PlaintDB Serves - another milestone reached

This page summarizes the projects mentioned and recommended in the original post on

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  • bonsaidb

    A developer-friendly document database that grows with you, written in Rust

    It's been a productive couple of weeks since I introduced PliantDB. I merged the pull request enabling client/server communications. The journey took a little longer than I had anticipated, but that's for a few reasons. Ultimately, I want to stress something: You can be extremely productive in Rust.

  • fabruic

    An easy-to-use QUIC-based protocol that supports reliable payload delivery.

    For today, I've chosen to use my best guess as to the best type of blocking wrapper for each type of operation, but the long-term goal is utilizing a new async executor that Daxpedda is working on. It's compatible with tokio, but it already has a concept named block_on_blocking, which is an optimized version of blocking designed to more fairly block without needing to adopt a 'static lifetime requirement due to using spawn_blocking. He's about to resume working on the executor, but he was responsible for the QUIC-based networking stack PliantDB is using and is wrapping up a few last requests before moving on.

  • InfluxDB

    Collect and Analyze Billions of Data Points in Real Time. Manage all types of time series data in a single, purpose-built database. Run at any scale in any environment in the cloud, on-premises, or at the edge.

  • flume

    A safe and fast multi-producer, multi-consumer channel. (by zesterer)

    First, I was becoming more and more confident that the channel library Daxpedda and I fell in love with, flume, was misbehaving, but I couldn't seem to reproduce it outside of the massive PliantDB codebase. I finally called up Daxpedda on Discord and screen shared my debugging session, showing him how the tests succeeded if I retained a channel. If I allowed the sender to drop after successfully sending, sometimes the tests would fail. He agreed, something was odd. It took me a while, but I finally whittled it down to about 30 lines of code and reported the issue. In an amazingly quick fashion, the maintainer fixed the issue and released an update. And for the record, I still fully love and recommend this library if you're mixing async and non-async code using channels. It's a wonderful implementation.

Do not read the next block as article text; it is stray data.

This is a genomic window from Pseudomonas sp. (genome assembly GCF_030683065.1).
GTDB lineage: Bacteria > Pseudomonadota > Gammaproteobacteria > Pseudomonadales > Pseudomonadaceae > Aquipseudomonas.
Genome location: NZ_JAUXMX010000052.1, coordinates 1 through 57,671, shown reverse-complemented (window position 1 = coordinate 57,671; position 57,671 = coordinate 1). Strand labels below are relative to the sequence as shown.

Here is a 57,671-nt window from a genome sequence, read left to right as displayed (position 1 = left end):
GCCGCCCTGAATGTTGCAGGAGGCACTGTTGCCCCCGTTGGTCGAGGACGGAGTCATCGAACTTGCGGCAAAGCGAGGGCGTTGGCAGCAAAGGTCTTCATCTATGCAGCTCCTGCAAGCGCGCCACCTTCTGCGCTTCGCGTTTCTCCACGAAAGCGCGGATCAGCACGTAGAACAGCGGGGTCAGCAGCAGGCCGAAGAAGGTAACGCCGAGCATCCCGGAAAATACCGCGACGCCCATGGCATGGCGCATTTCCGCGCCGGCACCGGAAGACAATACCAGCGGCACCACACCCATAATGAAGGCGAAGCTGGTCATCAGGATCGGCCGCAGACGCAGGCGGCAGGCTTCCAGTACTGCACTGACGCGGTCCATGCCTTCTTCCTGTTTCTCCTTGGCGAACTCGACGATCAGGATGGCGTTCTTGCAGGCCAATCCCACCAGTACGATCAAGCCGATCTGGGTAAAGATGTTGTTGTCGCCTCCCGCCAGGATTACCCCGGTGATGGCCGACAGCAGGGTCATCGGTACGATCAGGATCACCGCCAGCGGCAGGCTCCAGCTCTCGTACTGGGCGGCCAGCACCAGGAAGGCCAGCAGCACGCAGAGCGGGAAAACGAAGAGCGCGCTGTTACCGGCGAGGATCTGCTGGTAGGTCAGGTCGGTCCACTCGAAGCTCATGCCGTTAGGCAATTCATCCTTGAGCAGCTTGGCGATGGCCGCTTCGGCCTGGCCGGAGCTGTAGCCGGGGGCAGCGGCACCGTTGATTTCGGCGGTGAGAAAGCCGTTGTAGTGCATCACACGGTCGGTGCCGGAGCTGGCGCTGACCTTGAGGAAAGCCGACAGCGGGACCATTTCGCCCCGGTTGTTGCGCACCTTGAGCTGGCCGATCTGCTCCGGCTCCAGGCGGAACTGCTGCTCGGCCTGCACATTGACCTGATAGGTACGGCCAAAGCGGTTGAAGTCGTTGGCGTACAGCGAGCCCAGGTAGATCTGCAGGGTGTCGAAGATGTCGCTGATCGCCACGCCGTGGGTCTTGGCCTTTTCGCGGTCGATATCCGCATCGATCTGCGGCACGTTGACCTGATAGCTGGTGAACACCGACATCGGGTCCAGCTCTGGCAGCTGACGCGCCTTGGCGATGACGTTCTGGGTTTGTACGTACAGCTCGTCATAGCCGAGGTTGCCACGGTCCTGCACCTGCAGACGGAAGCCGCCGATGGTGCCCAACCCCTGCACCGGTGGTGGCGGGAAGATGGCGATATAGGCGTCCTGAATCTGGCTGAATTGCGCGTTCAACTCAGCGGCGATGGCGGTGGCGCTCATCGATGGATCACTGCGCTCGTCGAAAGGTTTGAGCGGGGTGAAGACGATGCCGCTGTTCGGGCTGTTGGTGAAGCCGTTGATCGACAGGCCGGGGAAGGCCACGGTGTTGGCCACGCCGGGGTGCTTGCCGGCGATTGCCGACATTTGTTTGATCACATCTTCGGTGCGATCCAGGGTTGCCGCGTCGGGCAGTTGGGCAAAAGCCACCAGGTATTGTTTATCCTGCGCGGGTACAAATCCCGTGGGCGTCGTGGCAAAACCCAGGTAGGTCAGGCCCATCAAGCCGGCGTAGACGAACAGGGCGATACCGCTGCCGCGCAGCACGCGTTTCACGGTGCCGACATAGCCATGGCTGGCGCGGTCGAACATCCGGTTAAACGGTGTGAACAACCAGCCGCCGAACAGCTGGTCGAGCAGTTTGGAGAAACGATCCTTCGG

• tokei

    Count your code, quickly.

    Let's look at the stats of PliantDB as of tonight, using tokei:

  • cosmicverge

    A systematic, sandbox MMO still in the concept phase. Will be built with Rust atop BonsaiDb and Gooey

    I have a pretty-well-tested codebase that I'm almost ready to integrate into Cosmic Verge. While I have plenty of work remaining on PliantDB, I'm excited at the prospect of replacing PostgreSQL and Redis in Cosmic Verge potentially next month.

  • serde

    Serialization framework for Rust

    The second major battle was something I hadn't fully comprehended when I started: How do you deal with types in a safe way while only exchanging bytes between a client and server? In my head, I knew serde was going to be a big part of the solution, but I didn't quite realize the levels of indirection I was going to need.

NOTE: The number of mentions on this list indicates mentions on common posts plus user suggested alternatives. Hence, a higher number means a more popular project.

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